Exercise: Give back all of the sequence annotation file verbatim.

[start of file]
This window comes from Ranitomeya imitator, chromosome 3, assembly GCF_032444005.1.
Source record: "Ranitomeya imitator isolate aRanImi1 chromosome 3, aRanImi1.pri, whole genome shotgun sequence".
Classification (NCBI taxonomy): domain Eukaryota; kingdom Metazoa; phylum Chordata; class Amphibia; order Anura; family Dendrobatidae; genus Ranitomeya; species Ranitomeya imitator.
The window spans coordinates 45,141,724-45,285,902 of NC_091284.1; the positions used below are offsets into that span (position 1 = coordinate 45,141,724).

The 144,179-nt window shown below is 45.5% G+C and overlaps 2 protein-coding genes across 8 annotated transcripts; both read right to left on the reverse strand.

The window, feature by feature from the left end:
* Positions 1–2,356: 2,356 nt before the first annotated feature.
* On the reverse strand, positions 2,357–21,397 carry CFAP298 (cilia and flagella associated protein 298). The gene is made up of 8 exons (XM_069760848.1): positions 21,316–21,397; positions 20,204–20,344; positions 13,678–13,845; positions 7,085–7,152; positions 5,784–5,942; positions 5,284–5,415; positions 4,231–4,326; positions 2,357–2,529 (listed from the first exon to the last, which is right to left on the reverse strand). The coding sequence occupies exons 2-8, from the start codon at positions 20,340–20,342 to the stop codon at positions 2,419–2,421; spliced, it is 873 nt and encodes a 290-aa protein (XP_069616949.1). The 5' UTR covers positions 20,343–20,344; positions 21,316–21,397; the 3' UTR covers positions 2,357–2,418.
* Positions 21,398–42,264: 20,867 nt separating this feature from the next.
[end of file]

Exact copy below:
This window comes from Ranitomeya imitator, chromosome 3, assembly GCF_032444005.1.
Source record: "Ranitomeya imitator isolate aRanImi1 chromosome 3, aRanImi1.pri, whole genome shotgun sequence".
Classification (NCBI taxonomy): domain Eukaryota; kingdom Metazoa; phylum Chordata; class Amphibia; order Anura; family Dendrobatidae; genus Ranitomeya; species Ranitomeya imitator.
The window spans coordinates 45,141,724-45,285,902 of NC_091284.1; the positions used below are offsets into that span (position 1 = coordinate 45,141,724).

The 144,179-nt window shown below is 45.5% G+C and overlaps 2 protein-coding genes across 8 annotated transcripts; both read right to left on the reverse strand.

The window, feature by feature from the left end:
* Positions 1–2,356: 2,356 nt before the first annotated feature.
* On the reverse strand, positions 2,357–21,397 carry CFAP298 (cilia and flagella associated protein 298). The gene is made up of 8 exons (XM_069760848.1): positions 21,316–21,397; positions 20,204–20,344; positions 13,678–13,845; positions 7,085–7,152; positions 5,784–5,942; positions 5,284–5,415; positions 4,231–4,326; positions 2,357–2,529 (listed from the first exon to the last, which is right to left on the reverse strand). The coding sequence occupies exons 2-8, from the start codon at positions 20,340–20,342 to the stop codon at positions 2,419–2,421; spliced, it is 873 nt and encodes a 290-aa protein (XP_069616949.1). The 5' UTR covers positions 20,343–20,344; positions 21,316–21,397; the 3' UTR covers positions 2,357–2,418.
* Positions 21,398–42,264: 20,867 nt separating this feature from the next.